Bhutan transitioned to a Democratic Constitutional Monarchy in 2008 and conducted its first parliamentary elections. In the words of former Chief Justice of Bhutan, Sonam Tobgye, the chairman of the then Constitution Drafting Committee, ‘Democracy in Bhutan is truly a result of the desire, aspiration and complete commitment of the monarchy to the well-being of the people and the country.’(Gallenkamp 2010). Since 1907, successive kings have planned the path of democratisation through modernisation and development, underpinned by Bhutan’s unique socio-economic, cultural and political settings. His Majesty The Fourth Druk Gyalpo proclaimed that ‘I do not believe that the system of absolute monarchy, wholly dependent on one individual, is a good system for the people in the long-run. Eventually, no matter how carefully royal children are prepared for their role, the country is bound to face misfortune of inheriting a King of dubious character.’ ( Sinpeng 2007).
As an important step towards democratisation, decentralisation of planning, devolved decision-making, and local development were initiated to provide first-hand experience in devolved local governance and development. These measures ensured that people could effectively participate in decisionmaking with the right to voice their hopes, aspirations and concerns in governance and development. The decentralisation of authority and responsibility was initiated in 1981 with the introduction of the Dzongkhag Yargye Tshogdu (District Council), responsible for development planning at the district level. With further decentralisation in 1991 to the gewog (county level), decision making and participation reached the grassroots level. This process of decentralisation provided the people to express their views and participate directly or indirectly in the decision making process. A gradual transition to decentralisation, participatory planning and grass root engagement has ultimately prepared the Bhutanese people to assume bigger roles in governance. In 1998, as a major step toward democratisation, a new Council of Ministers was elected by the members of the erstwhile National Assembly and were given all executive powers that were previously
the prerogatives of the Kings.
In 2001, through a Royal Decree, the drafting of the Constitution was commanded with the aim to ensure the sovereignty and security of Bhutan as a nation-state and to pave a future for Bhutan that is collectively decided and trodden. The need for a Constitution as per the Royal Decree was to establish a dynamic system of governance which would uphold the true principles of democracy and by which the collective will of the people of Bhutan will prevail in governance and in pursuit of development. The Constitution of Bhutan is the Supreme Law of the State and states that Bhutan shall become a Democratic Constitutional Monarchy, with elected government and parliament running the day-to-day affairs of governance and enacting laws. Thus, in preparation for Bhutan to become a democracy, the constitutional office of the Election Commission of Bhutan was established to oversee the preparation, maintenance, supervision, direction, control, and conduct of democratic elections, besides the establishment of the other offices of the constitutional post-holders.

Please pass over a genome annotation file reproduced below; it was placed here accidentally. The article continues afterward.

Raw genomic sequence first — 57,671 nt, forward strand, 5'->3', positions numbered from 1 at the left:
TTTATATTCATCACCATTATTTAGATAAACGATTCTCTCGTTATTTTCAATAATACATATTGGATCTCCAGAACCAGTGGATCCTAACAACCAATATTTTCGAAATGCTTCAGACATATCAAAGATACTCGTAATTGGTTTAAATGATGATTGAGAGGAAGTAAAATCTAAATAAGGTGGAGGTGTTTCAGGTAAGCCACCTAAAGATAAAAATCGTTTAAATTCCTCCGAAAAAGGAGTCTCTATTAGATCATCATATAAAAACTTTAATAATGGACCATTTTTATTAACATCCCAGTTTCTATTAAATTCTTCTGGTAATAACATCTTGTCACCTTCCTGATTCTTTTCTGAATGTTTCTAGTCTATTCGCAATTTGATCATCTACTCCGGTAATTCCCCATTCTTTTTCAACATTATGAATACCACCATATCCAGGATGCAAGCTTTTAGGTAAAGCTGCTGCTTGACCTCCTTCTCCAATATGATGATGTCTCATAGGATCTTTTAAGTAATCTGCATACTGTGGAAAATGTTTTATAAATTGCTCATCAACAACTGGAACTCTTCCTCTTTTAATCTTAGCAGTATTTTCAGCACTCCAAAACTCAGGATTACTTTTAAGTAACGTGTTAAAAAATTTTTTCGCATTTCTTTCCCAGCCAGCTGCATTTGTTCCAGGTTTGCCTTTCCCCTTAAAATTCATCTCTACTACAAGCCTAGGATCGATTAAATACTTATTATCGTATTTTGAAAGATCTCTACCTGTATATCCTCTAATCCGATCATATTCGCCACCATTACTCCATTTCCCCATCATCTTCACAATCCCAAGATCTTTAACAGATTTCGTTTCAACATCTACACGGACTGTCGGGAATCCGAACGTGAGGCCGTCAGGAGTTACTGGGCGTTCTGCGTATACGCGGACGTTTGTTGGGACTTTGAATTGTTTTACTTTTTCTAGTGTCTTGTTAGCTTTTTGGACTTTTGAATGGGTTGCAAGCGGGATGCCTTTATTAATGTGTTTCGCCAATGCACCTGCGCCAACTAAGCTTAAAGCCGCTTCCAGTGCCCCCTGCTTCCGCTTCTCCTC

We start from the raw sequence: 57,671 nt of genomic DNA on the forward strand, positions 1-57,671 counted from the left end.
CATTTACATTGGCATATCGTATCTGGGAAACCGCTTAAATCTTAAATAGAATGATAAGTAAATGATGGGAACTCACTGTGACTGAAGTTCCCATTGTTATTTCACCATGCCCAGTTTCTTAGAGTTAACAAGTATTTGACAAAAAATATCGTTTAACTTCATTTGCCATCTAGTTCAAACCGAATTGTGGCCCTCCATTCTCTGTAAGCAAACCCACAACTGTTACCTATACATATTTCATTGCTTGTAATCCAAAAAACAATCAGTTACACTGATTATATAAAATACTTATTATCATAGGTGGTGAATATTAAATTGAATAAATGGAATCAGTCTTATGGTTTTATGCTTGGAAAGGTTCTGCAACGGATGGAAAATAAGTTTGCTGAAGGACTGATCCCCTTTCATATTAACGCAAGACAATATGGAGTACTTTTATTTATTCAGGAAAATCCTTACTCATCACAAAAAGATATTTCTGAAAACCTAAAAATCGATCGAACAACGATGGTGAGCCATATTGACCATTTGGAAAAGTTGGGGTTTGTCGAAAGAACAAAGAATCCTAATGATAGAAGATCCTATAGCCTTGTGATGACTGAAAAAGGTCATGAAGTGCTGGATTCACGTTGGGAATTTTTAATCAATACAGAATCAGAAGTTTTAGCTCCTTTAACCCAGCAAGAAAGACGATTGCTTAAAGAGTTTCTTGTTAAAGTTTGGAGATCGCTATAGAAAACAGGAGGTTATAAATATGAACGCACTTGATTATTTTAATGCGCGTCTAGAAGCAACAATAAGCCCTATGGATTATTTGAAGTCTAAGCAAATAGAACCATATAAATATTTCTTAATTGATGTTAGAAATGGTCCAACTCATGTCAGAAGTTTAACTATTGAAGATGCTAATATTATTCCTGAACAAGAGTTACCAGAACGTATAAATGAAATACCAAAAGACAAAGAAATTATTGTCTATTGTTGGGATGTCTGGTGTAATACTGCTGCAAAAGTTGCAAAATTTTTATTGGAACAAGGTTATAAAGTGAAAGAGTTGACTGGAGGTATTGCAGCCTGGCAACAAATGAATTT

It might be pointed here that, starting from 2002 onwards, the Gewog representatives were elected through secret ballots cast by voters over the age of 21 years and older, which truly entrenched in the Bhutanese people the concept of elections and voting.
In 2008, Bhutan became the then world’s youngest democracy having completed the conduct of the first ever parliamentary elections which saw a high voter turnout of 79.45 percent in a non-compulsory electoral system. In spite of the progressive and improved social and economic conditions of the Bhutanese people under the benevolent rule of successive monarchs, democratisation was neither the result of an impulsive desire nor a compulsive process of political change.
As Bhutan embarks on its third general elections in 2018, the whole world has its eyes on Bhutan, keenly observing the nascent democracy blossom to its right conditions. However, if the last general elections are any indication, there is higher voter apathy among Bhutanese voters and a decline in the voter participation could cost our democracy fortunes. So, what is next? Can Bhutanese be complacent and not bother about this important political process and participation? What are some of the impending parameters that deter electoral participation in Bhutan? The successive democratic governments have availed its opportunity to serve the people with best of ability within a limited resource. While political discourse remains superficial and politics primarily personal, every individual has the constitutional duty to cast their adult franchise and make responsible decision to elect the “best party” of their choice.
Globally, the low rate of electoral participation is linked to socio-economic factors such as income level, education level and political affinity. Bhutan is no different on this front and a study thereof has been undertaken to identify factors that affect electoral participation in Bhutan. Based on the Election Commission of Bhutan’s survey data on ‘the study of the determinants of voter’s choice and women’s participation in elective offices, 2014’, the socioeconomic status has been identified as being a strong predictor of electoral participation. The findings from this study is expected to provide the relevant agencies in addressing the issues that would help increase the voter turnout in 2018 general elections.